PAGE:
Improved sparrow algorithm
In the modeling process, the accuracy and robustness of the freegrowing XGBoost model are easily affected by the parameters, and allowing the XGBoost model to grow freely will result in an overfitting model. In addition, although the freegrowing XGBoost model will improve the model prediction accuracy, it will significantly reduce the model’s computational efficiency, increase the system’s lag, and is unsuitable for online modeling strategy. Therefore, parameters such as the learning rate, the maximum number of iterations, and the maximum depth of the tree of XGBoost need to be optimized as a way of balancing all aspects of the performance of the XGBoost model, i.e., to improve the convergence speed of the model without losing prediction accuracy. The Sparrow Search Algorithm (SSA) has been widely used among the various algorithms for optimizing parameters. It is a new intelligent optimization algorithm that mainly simulates the foraging and predation prevention process of a sparrow flock [20], and consists of a sparrow flock foraging model with a discoverer, a follower, and an early warning. The specific search process is as follows:

(1)
The mathematical expression for the iterative update of the discoverer position is shown in Eq. (17).
$${x}_{i,d}^{t+1}=\begin{array}{c}\left\{\frac{i}{\alpha \cdot {g}_{max}}\right.,r<\beta \\ {x}_{i,d}^{t+1}+q \cdot l, r\le \beta \end{array}$$
(17)

(2)
The mathematical expression for iterative follower position update is shown in Eq. (18).
$${x}_{i,d}^{t+1}=\left\{\begin{array}{c}q\cdot \mathrm{exp}\left(\frac{{x}_{worst}^{t}{x}_{i,d }^{t}}{{t}^{2}}\right),i\geq \frac{n}{2}\\ {x}_{p}^{t+1}+\left{x}_{i,d}^{t}{x}_{p}^{t+1}\right\cdot {a}^{+} \cdot l, i\le \frac{n}{2}\end{array}\right.$$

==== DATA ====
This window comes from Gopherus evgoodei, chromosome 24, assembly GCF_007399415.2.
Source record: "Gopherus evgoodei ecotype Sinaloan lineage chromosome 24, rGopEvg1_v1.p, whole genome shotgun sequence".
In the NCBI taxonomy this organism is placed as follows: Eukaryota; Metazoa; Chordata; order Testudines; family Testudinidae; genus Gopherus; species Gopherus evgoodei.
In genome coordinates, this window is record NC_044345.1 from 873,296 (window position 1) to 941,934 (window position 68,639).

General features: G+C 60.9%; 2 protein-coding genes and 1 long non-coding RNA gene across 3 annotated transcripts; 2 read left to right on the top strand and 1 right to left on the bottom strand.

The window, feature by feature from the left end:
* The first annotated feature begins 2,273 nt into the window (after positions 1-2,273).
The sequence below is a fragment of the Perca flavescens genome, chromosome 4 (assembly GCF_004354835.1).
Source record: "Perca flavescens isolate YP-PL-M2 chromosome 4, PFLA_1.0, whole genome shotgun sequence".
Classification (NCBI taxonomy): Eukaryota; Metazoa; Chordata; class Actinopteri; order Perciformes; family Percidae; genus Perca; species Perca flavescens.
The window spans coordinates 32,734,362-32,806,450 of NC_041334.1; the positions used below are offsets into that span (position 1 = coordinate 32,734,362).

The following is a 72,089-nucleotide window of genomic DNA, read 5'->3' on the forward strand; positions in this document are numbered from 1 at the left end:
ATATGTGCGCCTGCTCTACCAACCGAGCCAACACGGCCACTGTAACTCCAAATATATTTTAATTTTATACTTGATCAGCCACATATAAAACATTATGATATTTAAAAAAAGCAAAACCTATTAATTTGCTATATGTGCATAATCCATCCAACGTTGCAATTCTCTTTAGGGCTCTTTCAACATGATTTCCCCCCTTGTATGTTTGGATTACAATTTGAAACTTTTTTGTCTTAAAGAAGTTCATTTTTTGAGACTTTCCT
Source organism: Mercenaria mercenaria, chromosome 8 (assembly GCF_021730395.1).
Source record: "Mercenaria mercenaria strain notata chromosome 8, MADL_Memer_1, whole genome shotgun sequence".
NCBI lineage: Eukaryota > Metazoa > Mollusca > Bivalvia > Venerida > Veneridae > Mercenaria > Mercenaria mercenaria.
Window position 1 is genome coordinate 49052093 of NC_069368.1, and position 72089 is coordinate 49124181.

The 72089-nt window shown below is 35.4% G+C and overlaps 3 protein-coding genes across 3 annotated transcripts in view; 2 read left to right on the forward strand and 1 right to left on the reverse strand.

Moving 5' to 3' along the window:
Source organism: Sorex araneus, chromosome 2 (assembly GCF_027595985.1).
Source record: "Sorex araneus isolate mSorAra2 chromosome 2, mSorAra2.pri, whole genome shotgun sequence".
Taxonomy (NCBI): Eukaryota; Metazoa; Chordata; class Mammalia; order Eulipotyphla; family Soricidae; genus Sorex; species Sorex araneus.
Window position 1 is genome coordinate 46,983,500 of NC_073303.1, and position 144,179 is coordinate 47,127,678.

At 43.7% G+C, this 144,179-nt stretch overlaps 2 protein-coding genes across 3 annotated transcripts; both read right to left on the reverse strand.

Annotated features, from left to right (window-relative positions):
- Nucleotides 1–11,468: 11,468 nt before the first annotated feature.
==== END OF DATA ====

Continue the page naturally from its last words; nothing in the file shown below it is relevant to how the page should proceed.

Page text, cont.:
(18)

(3)
The mathematical expression for the antipredatory behavior of an early warning when it becomes aware of danger is shown in Eq. (19).
$${x}_{i,d}^{t+1}=\left\{\begin{array}{c}{x}_{best}^{t+1} + \rho \cdot \left{x}_{i,d}^{t}{x}_{best}^{t}\right,{f}_{i} > {f}_{g}\\ {x}_{i,d}^{t}+k\cdot \left(\frac{\left{x}_{i,d}^{t}{x}_{best}^{t}\right}{\left({f}_{i}{f}_{\omega }\right)+\varepsilon }\right), {f}_{i} ={f}_{g}\end{array}\right.$$
(19)
It is worth noting that sparrow populations require extensive optimization searching in the early iterations. At the same time, diversity decreases in late iterations, leading to premature algorithm convergence and a tendency to fall into local extremes. To address this problem, this paper proposes a hybrid variational optimization strategy (ISSA), i.e., using the standard Cauchy distribution function and standard Gaussian distribution function to enhance the diversity of the sparrow population so that the joiners have a more vital ability to jump out of the optimal local solution.
The hybrid variation strategy introduces dynamic variation parameters \({\lambda }_{1}\), \({\lambda }_{2}\) according to the number of iterations.